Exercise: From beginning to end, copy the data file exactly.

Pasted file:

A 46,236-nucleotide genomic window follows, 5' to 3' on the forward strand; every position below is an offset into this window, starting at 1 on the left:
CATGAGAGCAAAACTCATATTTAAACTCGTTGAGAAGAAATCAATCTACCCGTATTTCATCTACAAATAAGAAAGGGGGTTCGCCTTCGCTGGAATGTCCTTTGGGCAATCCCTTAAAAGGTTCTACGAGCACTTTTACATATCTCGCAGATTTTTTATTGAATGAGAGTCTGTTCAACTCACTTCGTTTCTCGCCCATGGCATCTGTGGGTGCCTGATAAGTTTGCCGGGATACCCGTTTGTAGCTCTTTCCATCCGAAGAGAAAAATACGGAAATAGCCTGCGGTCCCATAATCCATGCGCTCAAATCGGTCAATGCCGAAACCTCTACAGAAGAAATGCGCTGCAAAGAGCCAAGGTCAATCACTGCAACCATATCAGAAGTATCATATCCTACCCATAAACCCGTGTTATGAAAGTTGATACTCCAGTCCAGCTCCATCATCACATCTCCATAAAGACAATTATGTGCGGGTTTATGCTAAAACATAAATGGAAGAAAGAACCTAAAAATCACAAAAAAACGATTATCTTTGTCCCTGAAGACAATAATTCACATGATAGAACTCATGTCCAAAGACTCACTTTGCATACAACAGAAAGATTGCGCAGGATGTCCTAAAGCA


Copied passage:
A 46,236-nucleotide genomic window follows, 5' to 3' on the forward strand; every position below is an offset into this window, starting at 1 on the left:
CATGAGAGCAAAACTCATATTTAAACTCGTTGAGAAGAAATCAATCTACCCGTATTTCATCTACAAATAAGAAAGGGGGTTCGCCTTCGCTGGAATGTCCTTTGGGCAATCCCTTAAAAGGTTCTACGAGCACTTTTACATATCTCGCAGATTTTTTATTGAATGAGAGTCTGTTCAACTCACTTCGTTTCTCGCCCATGGCATCTGTGGGTGCCTGATAAGTTTGCCGGGATACCCGTTTGTAGCTCTTTCCATCCGAAGAGAAAAATACGGAAATAGCCTGCGGTCCCATAATCCATGCGCTCAAATCGGTCAATGCCGAAACCTCTACAGAAGAAATGCGCTGCAAAGAGCCAAGGTCAATCACTGCAACCATATCAGAAGTATCATATCCTACCCATAAACCCGTGTTATGAAAGTTGATACTCCAGTCCAGCTCCATCATCACATCTCCATAAAGACAATTATGTGCGGGTTTATGCTAAAACATAAATGGAAGAAAGAACCTAAAAATCACAAAAAAACGATTATCTTTGTCCCTGAAGACAATAATTCACATGATAGAACTCATGTCCAAAGACTCACTTTGCATACAACAGAAAGATTGCGCAGGATGTCCTAAAGCA